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Keywords:Capital controls 

Working Paper
The Prudential Use of Capital Controls and Foreign Currency Reserves

We provide a simple framework to study the prudential use of capital controls and currency reserves that have been explored in the recent literature. We cover the role of both pecuniary externalities and aggregate demand externalities. The model features a central policy dilemma for emerging economies facing large capital outflows: the choice between increasing the policy rate to stabilize the exchange rate and decreasing the policy rate to stabilize employment. Ex ante capital controls and reserve accumulation can help mitigate this dilemma. We use our framework to survey the recent ...
Working Papers , Paper 787

On the Desirability of Capital Controls

In a standard two-country international macro model, we ask whether imposing restrictions on international non contingent borrowing and lending is ever desirable. The answer is yes. If one country imposes capital controls unilaterally, it can generate favorable changes in the dynamics of equilibrium interest rates and the terms of trade, and thereby benefit at the expense of its trading partner. If both countries simultaneously impose capital controls, the welfare effects are ambiguous. We identify calibrations in which symmetric capital controls improve terms of trade insurance against ...
Staff Report , Paper 523

Working Paper
Capital Controls as Macro-prudential Policy in a Large Open Economy

The literature on optimal capital controls for macro-prudential policy has focused on capital controls in a small open economy. This ignores the spillover effects to the rest of the world. This paper re-examines the case for capital controls in a large open economy, where domestic financial constraints may bind following a large negative shock. There is a tension between the desire to tax inflows to manipulate the terms of trade and tax outflows for macro-prudential purposes. Non-cooperative capital controls are ineffective as macro-prudential policy. Cooperative policy will ignore ...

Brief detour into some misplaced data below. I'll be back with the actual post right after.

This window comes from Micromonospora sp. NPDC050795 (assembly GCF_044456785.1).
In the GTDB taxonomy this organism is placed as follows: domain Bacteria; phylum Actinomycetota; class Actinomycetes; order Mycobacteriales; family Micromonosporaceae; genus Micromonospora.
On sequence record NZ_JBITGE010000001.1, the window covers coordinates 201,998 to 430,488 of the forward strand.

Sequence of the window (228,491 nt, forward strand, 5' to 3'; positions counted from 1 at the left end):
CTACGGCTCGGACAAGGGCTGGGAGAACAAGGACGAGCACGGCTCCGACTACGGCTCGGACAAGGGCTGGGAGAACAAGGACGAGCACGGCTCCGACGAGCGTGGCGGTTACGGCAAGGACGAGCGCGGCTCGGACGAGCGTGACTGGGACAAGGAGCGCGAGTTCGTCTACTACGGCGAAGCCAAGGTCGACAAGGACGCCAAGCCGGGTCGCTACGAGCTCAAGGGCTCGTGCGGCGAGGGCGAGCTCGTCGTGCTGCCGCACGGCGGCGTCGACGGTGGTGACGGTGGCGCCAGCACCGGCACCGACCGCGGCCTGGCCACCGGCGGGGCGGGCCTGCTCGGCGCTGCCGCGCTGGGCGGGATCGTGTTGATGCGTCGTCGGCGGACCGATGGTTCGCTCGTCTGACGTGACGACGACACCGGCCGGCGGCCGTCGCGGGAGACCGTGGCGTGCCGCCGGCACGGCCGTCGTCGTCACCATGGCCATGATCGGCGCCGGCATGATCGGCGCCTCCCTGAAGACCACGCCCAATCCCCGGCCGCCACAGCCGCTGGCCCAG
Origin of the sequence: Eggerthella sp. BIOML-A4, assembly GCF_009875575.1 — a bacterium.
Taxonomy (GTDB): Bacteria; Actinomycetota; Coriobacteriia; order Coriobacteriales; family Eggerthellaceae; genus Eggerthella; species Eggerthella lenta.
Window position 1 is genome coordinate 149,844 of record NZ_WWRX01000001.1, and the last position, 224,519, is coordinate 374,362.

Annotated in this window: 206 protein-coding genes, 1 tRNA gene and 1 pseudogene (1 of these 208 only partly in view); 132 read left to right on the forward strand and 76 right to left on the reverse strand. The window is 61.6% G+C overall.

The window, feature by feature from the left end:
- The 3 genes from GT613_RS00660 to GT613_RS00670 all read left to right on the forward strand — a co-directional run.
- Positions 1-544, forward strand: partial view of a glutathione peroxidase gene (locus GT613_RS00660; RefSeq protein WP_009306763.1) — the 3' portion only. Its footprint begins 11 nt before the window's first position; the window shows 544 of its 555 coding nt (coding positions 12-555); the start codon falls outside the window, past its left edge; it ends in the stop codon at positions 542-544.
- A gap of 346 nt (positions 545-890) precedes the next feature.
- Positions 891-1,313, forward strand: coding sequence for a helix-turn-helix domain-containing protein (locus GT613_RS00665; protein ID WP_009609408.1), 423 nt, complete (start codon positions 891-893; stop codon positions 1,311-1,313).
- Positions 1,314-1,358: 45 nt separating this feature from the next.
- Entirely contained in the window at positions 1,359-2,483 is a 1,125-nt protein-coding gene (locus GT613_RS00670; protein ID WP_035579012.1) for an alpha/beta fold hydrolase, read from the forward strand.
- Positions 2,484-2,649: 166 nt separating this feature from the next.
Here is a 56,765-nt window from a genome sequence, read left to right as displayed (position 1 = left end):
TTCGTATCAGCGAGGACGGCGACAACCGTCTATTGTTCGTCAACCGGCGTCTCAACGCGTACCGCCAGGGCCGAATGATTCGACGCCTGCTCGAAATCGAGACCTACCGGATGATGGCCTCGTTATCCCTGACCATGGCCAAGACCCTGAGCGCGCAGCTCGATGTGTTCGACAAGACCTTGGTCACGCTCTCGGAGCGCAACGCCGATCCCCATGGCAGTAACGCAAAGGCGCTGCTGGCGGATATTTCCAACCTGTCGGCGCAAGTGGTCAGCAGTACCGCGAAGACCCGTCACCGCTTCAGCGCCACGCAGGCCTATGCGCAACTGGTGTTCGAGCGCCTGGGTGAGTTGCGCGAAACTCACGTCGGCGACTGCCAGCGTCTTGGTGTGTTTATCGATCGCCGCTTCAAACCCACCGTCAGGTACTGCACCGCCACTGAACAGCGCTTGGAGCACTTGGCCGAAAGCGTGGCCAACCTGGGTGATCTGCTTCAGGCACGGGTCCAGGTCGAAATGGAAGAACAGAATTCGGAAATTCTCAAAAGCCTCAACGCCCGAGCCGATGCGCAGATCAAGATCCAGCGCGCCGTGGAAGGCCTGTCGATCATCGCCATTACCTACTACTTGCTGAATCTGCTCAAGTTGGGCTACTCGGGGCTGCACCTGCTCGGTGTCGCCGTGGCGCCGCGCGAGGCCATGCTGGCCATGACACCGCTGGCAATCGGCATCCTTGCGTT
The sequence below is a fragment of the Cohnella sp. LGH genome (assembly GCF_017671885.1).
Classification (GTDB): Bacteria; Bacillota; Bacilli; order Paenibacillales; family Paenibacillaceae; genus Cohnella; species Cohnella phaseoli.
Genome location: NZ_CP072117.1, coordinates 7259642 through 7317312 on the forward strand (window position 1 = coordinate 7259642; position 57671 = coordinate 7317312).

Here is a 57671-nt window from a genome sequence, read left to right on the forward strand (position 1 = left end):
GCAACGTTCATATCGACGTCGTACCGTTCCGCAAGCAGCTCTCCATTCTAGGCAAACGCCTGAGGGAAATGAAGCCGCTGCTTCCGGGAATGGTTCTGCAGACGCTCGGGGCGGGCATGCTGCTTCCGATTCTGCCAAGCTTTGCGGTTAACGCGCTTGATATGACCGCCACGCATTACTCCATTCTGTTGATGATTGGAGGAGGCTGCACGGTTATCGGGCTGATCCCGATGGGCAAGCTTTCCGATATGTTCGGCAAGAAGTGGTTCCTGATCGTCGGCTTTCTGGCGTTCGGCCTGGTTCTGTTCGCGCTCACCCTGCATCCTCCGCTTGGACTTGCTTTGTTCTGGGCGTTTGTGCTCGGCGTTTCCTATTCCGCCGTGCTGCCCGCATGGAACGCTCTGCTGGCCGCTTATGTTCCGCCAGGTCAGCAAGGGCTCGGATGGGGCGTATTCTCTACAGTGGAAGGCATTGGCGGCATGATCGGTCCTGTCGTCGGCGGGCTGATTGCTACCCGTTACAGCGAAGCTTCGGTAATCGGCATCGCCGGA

Globalization Institute Working Papers , Paper 358

Working Paper
National Interests, Spillovers and Macroprudential Coordination

This paper presents a simple two-region banking model of liquidity mismatch to study the strategic interactions between national regulators. I show that banks hold insufficient liquidity, which has repercussions for other banks in an international financial market. The model justifies coordinated prudential liquidity regulation due to an international fire-sale externality. However, I theoretically and empirically argue that domestically oriented regulators from jurisdictions with a smaller banking sector do not internalize the global benefits of regulation and therefore do not adhere to ...
Research Working Paper , Paper RWP 21-13

Working Paper
Capital Controls and Monetary Policy Autonomy in a Small Open Economy

Is there a link between capital controls and monetary policy autonomy in a country with a floating currency? Shocks to capital flows into a small open economy lead to volatility in asset prices and credit supply. To lessen the impact of capital flows on financial instability, a central bank finds it optimal to use the domestic interest rate to "manage" the capital account. Capital account restrictions affect the behavior of optimal monetary policy following shocks to the foreign interest rate. Capital controls allow optimal monetary policy to focus less on the foreign interest rate and more ...
International Finance Discussion Papers , Paper 1190

Working Paper
The Effect of the China Connect

We document the effect on Chinese firms of the Shanghai (Shenzhen)-Hong Kong Stock Connect. The Connect was an important capital account liberalization introduced in the mid-2010s. It created a channel for cross-border equity investments into a selected set of Chinese stocks while China's overall capital controls policy remained in place. Using a difference-in-difference approach, and with careful attention to sample selection issues, we find that mainland Chinese firm-level investment is negatively affected by contractionary U.S. monetary policy shocks and that firms in the Connect are more ...
Finance and Economics Discussion Series , Paper 2019-087


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